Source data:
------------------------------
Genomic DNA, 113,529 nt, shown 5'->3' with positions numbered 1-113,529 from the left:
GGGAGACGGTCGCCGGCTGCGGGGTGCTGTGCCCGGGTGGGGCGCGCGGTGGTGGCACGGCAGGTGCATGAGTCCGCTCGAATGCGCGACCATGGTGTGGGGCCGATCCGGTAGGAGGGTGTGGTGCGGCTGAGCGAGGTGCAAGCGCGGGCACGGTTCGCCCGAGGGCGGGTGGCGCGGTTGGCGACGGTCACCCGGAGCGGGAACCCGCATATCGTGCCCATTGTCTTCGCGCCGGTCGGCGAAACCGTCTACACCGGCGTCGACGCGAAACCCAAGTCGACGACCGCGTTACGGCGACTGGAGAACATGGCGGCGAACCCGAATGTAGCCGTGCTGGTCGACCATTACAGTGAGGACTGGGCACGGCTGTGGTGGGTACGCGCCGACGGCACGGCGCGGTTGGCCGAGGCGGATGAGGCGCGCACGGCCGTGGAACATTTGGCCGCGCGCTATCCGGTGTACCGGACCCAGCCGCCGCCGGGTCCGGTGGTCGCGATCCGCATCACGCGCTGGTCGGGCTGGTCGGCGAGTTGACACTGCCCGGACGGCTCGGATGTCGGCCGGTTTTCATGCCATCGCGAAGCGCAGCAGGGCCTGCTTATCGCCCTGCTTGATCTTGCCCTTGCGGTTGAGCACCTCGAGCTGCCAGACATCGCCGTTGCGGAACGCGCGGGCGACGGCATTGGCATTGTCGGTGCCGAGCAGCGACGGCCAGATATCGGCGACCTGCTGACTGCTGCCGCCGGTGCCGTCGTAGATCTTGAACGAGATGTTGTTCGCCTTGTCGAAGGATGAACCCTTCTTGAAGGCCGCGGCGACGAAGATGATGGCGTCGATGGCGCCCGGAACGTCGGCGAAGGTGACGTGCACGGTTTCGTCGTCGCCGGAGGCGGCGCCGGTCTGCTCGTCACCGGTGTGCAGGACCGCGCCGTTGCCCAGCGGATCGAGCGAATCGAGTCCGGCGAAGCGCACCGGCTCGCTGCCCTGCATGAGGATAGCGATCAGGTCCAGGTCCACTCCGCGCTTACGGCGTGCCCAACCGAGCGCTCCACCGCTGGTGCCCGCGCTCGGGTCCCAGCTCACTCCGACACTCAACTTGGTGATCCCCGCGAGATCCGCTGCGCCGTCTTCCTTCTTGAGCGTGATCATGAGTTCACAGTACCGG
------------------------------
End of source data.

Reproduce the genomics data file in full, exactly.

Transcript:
Genomic DNA, 113,529 nt, shown 5'->3' with positions numbered 1-113,529 from the left:
GGGAGACGGTCGCCGGCTGCGGGGTGCTGTGCCCGGGTGGGGCGCGCGGTGGTGGCACGGCAGGTGCATGAGTCCGCTCGAATGCGCGACCATGGTGTGGGGCCGATCCGGTAGGAGGGTGTGGTGCGGCTGAGCGAGGTGCAAGCGCGGGCACGGTTCGCCCGAGGGCGGGTGGCGCGGTTGGCGACGGTCACCCGGAGCGGGAACCCGCATATCGTGCCCATTGTCTTCGCGCCGGTCGGCGAAACCGTCTACACCGGCGTCGACGCGAAACCCAAGTCGACGACCGCGTTACGGCGACTGGAGAACATGGCGGCGAACCCGAATGTAGCCGTGCTGGTCGACCATTACAGTGAGGACTGGGCACGGCTGTGGTGGGTACGCGCCGACGGCACGGCGCGGTTGGCCGAGGCGGATGAGGCGCGCACGGCCGTGGAACATTTGGCCGCGCGCTATCCGGTGTACCGGACCCAGCCGCCGCCGGGTCCGGTGGTCGCGATCCGCATCACGCGCTGGTCGGGCTGGTCGGCGAGTTGACACTGCCCGGACGGCTCGGATGTCGGCCGGTTTTCATGCCATCGCGAAGCGCAGCAGGGCCTGCTTATCGCCCTGCTTGATCTTGCCCTTGCGGTTGAGCACCTCGAGCTGCCAGACATCGCCGTTGCGGAACGCGCGGGCGACGGCATTGGCATTGTCGGTGCCGAGCAGCGACGGCCAGATATCGGCGACCTGCTGACTGCTGCCGCCGGTGCCGTCGTAGATCTTGAACGAGATGTTGTTCGCCTTGTCGAAGGATGAACCCTTCTTGAAGGCCGCGGCGACGAAGATGATGGCGTCGATGGCGCCCGGAACGTCGGCGAAGGTGACGTGCACGGTTTCGTCGTCGCCGGAGGCGGCGCCGGTCTGCTCGTCACCGGTGTGCAGGACCGCGCCGTTGCCCAGCGGATCGAGCGAATCGAGTCCGGCGAAGCGCACCGGCTCGCTGCCCTGCATGAGGATAGCGATCAGGTCCAGGTCCACTCCGCGCTTACGGCGTGCCCAACCGAGCGCTCCACCGCTGGTGCCCGCGCTCGGGTCCCAGCTCACTCCGACACTCAACTTGGTGATCCCCGCGAGATCCGCTGCGCCGTCTTCCTTCTTGAGCGTGATCATGAGTTCACAGTACCGG